Will and Estate

to make life easier for your loved ones

Will and Estate

A will, so that your last wishes are respected

Many people postpone writing or amending a will. However, this document is essential to make your last wishes heard following your death. Although a will is not mandatory, it could avoid unnecessary conflicts between your heirs. In fact, if there is no will, it is the law that will identify your heirs and the amount to which they are entitled.

A will also makes it possible to appoint a liquidator, formerly known as an executor. This person will be responsible for the estate and distribution of your assets. You must therefore choose someone you trust, because the liquidation of an estate is a delicate and complex task. If you have not made a will, your legal heirs will have the responsibility of appointing a liquidator. No matter how many assets you have and their value, a will can make it possible to distribute them without creating conflicts among your loved ones.

Funeral pre-arrangements, a complement to the will

You may make your funeral pre-arrangements even before writing your will. This document will enable your loved ones to know what your last wishes are and will prove to be an essential aid to free them from a significant emotional and financial burden. As death is an inevitable reality, we strongly recommend that you ask yourself what type of funeral you would like to have, before an unfortunate event (illness, loss of capacity or death) occurs.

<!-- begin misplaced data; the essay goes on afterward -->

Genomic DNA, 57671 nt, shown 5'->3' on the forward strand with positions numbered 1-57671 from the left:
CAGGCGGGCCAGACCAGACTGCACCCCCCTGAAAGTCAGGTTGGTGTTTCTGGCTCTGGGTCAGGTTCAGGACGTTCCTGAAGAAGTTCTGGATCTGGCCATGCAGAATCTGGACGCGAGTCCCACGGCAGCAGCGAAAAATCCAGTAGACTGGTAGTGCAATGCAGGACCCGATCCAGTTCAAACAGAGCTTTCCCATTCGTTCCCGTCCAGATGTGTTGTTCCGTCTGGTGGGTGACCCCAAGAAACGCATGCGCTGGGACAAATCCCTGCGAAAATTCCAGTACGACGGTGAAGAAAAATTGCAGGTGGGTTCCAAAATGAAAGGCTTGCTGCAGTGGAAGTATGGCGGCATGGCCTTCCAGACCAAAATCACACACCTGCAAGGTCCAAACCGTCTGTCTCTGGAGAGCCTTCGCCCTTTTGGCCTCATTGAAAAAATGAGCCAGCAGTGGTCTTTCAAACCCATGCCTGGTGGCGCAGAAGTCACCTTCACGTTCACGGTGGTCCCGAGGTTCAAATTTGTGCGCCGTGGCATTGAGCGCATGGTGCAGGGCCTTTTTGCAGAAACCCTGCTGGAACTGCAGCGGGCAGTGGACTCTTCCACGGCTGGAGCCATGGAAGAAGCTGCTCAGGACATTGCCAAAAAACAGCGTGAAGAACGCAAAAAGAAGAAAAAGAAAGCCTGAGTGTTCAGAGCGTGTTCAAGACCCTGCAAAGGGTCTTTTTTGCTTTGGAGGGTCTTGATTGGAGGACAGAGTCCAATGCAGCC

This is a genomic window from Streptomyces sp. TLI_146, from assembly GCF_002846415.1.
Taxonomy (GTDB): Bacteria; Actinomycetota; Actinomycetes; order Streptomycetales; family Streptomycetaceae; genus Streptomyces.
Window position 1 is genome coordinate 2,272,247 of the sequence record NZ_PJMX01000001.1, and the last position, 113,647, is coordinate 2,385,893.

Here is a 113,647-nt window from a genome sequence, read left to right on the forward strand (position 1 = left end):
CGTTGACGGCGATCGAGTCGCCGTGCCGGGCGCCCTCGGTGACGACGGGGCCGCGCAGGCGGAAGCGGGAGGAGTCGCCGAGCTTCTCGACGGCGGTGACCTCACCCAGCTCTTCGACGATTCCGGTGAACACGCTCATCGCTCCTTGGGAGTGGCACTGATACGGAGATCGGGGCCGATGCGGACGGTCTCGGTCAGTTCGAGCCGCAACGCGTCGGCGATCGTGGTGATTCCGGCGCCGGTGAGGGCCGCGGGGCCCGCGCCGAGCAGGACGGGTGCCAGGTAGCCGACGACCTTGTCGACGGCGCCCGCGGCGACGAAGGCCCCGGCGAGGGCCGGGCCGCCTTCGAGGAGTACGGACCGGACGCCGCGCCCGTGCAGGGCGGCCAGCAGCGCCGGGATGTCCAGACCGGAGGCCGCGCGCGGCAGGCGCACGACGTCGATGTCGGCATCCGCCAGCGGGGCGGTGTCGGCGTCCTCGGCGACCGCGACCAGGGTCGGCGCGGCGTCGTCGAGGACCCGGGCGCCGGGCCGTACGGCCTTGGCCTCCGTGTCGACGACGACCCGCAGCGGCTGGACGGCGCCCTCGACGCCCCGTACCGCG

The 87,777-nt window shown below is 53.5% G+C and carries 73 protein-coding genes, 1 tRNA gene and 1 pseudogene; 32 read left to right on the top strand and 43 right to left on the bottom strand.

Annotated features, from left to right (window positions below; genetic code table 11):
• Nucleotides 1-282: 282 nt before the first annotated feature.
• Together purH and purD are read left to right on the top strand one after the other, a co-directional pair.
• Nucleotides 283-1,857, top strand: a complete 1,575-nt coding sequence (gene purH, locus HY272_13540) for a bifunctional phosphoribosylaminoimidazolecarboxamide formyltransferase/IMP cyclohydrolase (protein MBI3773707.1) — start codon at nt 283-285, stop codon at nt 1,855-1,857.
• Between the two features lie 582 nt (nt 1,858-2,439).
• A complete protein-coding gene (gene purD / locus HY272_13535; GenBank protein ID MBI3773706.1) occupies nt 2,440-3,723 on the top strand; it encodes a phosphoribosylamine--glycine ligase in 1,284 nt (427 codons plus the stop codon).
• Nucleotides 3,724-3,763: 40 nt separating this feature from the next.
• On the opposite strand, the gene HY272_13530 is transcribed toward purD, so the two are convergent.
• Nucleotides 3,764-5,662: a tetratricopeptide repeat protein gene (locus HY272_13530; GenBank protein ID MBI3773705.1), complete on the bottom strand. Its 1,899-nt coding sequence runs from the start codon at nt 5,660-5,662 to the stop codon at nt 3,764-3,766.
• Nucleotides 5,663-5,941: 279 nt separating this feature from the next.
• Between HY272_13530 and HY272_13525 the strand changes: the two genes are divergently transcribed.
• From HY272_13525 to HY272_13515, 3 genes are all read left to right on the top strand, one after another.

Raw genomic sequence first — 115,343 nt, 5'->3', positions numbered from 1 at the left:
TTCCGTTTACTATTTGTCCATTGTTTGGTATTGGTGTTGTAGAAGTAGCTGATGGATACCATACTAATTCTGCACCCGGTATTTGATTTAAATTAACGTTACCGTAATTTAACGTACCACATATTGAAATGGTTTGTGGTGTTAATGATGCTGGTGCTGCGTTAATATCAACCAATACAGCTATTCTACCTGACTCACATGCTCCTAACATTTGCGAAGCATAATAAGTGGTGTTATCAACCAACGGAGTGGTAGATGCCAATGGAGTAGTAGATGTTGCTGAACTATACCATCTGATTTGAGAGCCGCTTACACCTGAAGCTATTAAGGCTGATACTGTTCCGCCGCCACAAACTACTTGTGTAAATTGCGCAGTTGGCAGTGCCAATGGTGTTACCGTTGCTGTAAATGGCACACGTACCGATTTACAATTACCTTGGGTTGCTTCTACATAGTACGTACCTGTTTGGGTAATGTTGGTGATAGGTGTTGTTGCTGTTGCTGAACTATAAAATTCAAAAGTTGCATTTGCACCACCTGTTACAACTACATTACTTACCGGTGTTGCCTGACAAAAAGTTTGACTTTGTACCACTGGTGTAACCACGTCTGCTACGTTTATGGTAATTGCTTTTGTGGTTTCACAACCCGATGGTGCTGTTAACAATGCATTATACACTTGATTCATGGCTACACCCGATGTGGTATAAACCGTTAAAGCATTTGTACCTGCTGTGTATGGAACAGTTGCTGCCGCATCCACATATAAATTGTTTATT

Being well informed will make it easier for you to determine the type of services and budget you want for your funeral. Remember that careful planning will enable your loved ones to grieve with full peace of mind, while ensuring that your last wishes are respected. The day of the funeral is an opportunity for your family and friends to keep your whole life in their memory, for years to come. More information about funeral pre-arrangements may be found in the following section of our website.

The notary, a trusted person for settling your estate

Even if you have appointed a liquidator to settle your estate, it may be appropriate to work with a notary, as a notary can guide the liquidator through the steps to be taken, in order to make it easier for the liquidator to understand the technical terms. A notary can also save the heirs from having to pay the estate's debts. And lastly, the expertise of a notary will enable the liquidator to benefit from this professional's wise advice, while providing the liquidator with some peace of mind.

Wills and estates can often raise many questions. For more information, don't hesitate to discuss these with your advisor, who could direct you to the appropriate resource. The following websites also provide valuable information:

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